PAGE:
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The .NET Framework Class Library Review 2

 

 

 

 

 

The topic in this part is listed below. The code snippets if any are based on the new C++ .NET syntaxes.

  1. Metadata (continue)

 

AssemblyInfo.cpp contains definitions of the standard metadata items that you can modify as shown below.

#include "stdafx.h"

 

using namespace System;

using namespace System::Reflection;

using namespace System::Runtime::CompilerServices;

using namespace System::Runtime::InteropServices;

using namespace System::Security::Permissions;

 

//

// General Information about an assembly is controlled through the following

// set of attributes. Change these attribute values to modify the information

// associated with an assembly.

//

[assembly:AssemblyTitleAttribute("Meta1")];

[assembly:AssemblyDescriptionAttribute("")];

[assembly:AssemblyConfigurationAttribute("")];

[assembly:AssemblyCompanyAttribute("testing")];

[assembly:AssemblyProductAttribute("Meta1")];

[assembly:AssemblyCopyrightAttribute("Copyright (c) testing 2007")];

[assembly:AssemblyTrademarkAttribute("")];

[assembly:AssemblyCultureAttribute("")];

 

//

// Version information for an assembly consists of the following four values:

//

//      Major Version

//      Minor Version

//      Build Number

//      Revision

//

// You can specify all the value or you can default the Revision and Build Numbers

// by using the '*' as shown below:

 

[assembly:AssemblyVersionAttribute("1.0.*")];

[assembly:ComVisible(false)];

[assembly:CLSCompliantAttribute(true)];

[assembly:SecurityPermission(SecurityAction::RequestMinimum, UnmanagedCode = true)];

And stdafx.cpp is shown below.

// stdafx.cpp : source file that includes just the standard includes

// Meta1.pch will be the pre-compiled header

// stdafx.obj will contain the pre-compiled type information

 

#include "stdafx.h"

2.        Open AssemblyInfo.cpp. Find the following part.

[assembly:AssemblyTitleAttribute("Meta1")];

[assembly:AssemblyDescriptionAttribute("")];

[assembly:AssemblyConfigurationAttribute("")];

[assembly:AssemblyCompanyAttribute("testing")];

[assembly:AssemblyProductAttribute("Meta1")];

[assembly:AssemblyCopyrightAttribute("Copyright (c) testing 2007")];

[assembly:AssemblyTrademarkAttribute("")];

[assembly:AssemblyCultureAttribute("")];

Metadata is added to C++ code by enclosing declarations in square brackets ([]). The assembly: part at the start means that this is an attribute that applies to an assembly, as opposed to a type within an assembly. There’s a set of standard attributes that you can use to change the metadata compiled into an assembly, and most of them are listed in AssemblyInfo.cpp.

 

3.        Edit the AssemblyCompanyAttribute line to contain some suitable name, like this:

[assembly:AssemblyCompanyAttribute("My Acme Company, Inc.")];

 

The assembly attributes - Visual C++ .NET

 

Figure 3

 

4.        Now build the project, which automatically creates the assembly for you.  If you run it, it is a classic “Hello World” example.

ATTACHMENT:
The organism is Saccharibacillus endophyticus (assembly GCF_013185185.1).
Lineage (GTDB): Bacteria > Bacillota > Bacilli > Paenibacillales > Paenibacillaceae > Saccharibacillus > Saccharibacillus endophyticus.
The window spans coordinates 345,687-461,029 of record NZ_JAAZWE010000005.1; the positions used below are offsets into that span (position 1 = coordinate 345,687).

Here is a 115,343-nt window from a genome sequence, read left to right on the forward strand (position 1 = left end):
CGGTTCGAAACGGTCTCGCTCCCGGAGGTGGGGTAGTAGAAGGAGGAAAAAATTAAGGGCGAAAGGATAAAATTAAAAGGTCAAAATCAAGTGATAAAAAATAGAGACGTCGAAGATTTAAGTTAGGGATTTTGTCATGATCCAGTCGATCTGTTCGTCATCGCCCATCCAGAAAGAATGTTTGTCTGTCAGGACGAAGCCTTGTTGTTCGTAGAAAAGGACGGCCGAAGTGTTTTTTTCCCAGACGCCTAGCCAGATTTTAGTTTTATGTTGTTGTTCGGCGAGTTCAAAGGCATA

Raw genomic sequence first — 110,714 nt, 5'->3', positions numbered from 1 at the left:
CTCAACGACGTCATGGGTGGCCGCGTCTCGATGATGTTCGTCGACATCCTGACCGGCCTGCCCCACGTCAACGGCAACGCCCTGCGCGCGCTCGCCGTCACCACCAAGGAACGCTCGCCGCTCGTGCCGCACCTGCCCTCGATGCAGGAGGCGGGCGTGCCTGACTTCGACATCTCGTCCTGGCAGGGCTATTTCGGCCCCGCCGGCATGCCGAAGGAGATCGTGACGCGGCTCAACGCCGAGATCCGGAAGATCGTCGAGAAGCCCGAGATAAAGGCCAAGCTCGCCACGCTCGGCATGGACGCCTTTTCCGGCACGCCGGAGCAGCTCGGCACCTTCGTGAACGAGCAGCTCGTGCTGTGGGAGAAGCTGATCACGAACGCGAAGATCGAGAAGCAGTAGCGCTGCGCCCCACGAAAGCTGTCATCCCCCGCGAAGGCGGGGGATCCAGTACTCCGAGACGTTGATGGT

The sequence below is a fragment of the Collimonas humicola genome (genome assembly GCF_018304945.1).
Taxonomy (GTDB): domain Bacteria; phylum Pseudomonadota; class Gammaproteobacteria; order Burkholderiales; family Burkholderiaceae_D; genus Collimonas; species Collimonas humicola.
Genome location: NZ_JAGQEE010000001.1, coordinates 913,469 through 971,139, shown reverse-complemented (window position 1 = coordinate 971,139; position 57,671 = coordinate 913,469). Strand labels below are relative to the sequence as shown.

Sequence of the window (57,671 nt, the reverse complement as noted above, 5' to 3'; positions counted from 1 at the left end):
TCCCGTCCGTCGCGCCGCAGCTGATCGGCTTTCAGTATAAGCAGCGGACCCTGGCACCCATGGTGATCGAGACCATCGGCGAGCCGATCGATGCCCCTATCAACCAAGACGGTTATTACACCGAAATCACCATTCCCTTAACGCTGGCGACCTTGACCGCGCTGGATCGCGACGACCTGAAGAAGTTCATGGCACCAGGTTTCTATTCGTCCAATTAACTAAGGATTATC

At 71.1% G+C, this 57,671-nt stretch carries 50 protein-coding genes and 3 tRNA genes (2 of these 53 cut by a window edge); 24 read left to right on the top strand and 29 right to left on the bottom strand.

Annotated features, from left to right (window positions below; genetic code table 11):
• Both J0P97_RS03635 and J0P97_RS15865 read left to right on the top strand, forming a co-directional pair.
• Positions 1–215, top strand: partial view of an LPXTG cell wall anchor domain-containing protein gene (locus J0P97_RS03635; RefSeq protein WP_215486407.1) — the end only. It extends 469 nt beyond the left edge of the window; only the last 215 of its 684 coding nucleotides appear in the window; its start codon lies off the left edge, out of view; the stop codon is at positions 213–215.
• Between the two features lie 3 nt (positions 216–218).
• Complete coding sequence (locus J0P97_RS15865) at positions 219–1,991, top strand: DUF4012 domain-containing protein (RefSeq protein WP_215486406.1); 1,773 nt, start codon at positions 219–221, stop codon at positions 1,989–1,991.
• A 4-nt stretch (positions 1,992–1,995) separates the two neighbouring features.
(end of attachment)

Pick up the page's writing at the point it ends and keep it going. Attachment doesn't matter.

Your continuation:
.NET console program sample output

 

Figure 4

 

5.   How can you be sure that the metadata in the assembly reflects your change? One way to find out is to use ILDASM. ILDASM is part of the .NET SDK. For Visual C++ .Net 2003, it is located in the \Program Files\Microsoft Visual Studio .NET 2003\SDK\v1.1\Bin directory. You can either start it from there or open a Microsoft Visual Studio .NET Command Prompt using the Programs Microsoft Visual Studio .NET 2003Visual Studio .NET Tools Visual Studio .NET 2003 Command Prompt entry on the Start menu.

 

Invoking the Visual Studio .NET 2003 command prompt

 

Figure 5

 

The following image is for Visual C++ Express Edition 2005.

 

Invoking the Visual Studio .NET 2005 command prompt

 

Figure 6

 

6.   A console window will open that has the path set to include all the Visual Studio .NET and .NET SDK directories, so you can simply type ildasm to start the program. Type the executable, ildasm.

 

Invoking the ILDASM at command prompt - Visual Studio .NET 2003

 

Figure 7

 

Invoking the ILDASM at command prompt - Visual Studio .NET 2005

 

Figure 8

 

ILDASM page  

 

Figure 9

 

7.        When the ILDASM window opens, use the File menu to browse for the Meta1.exe executable and open it. You should see something like the following figure.

 

Using ILDASM - opening the assemblies of the exe file

 

Figure 10

 

Metadat information in the assembly seen through ILDASM

 

Figure 11

 

8.        Double-click MANIFEST, which will open a separate window displaying the assembly metadata.

 

The manifest of the changed metadata

 

Figure 12

 

Scroll down until you find the AssemblyCompanyAttribute line, which should read something like this:

.assembly Meta1

{

  .custom instance void [mscorlib]System.Reflection.AssemblyDelaySignAttribute::.ctor(bool) = ( 01 00 00 00 00 )

  .custom instance void [mscorlib]System.Reflection.AssemblyTitleAttribute::.ctor(string) = ( 01 00 00 00 00 )

  .custom instance void [mscorlib]System.Reflection.AssemblyCompanyAttribute::.ctor(string) = ( 01 00 15 4D 79 20 41 63 6D 65 20 43 6F 6D 70 61   // ...My Acme Compa

                                                                                                6E 79 2C 20 49 6E 63 2E 00 00 )                   // ny, Inc...

  .custom instance void [mscorlib]System.Reflection.AssemblyDescriptionAttribute::.ctor(string) = ( 01 00 00 00 00 )

Although the contents are given in hex, you can see that the metadata does reflect the change you made to the project.

 

 

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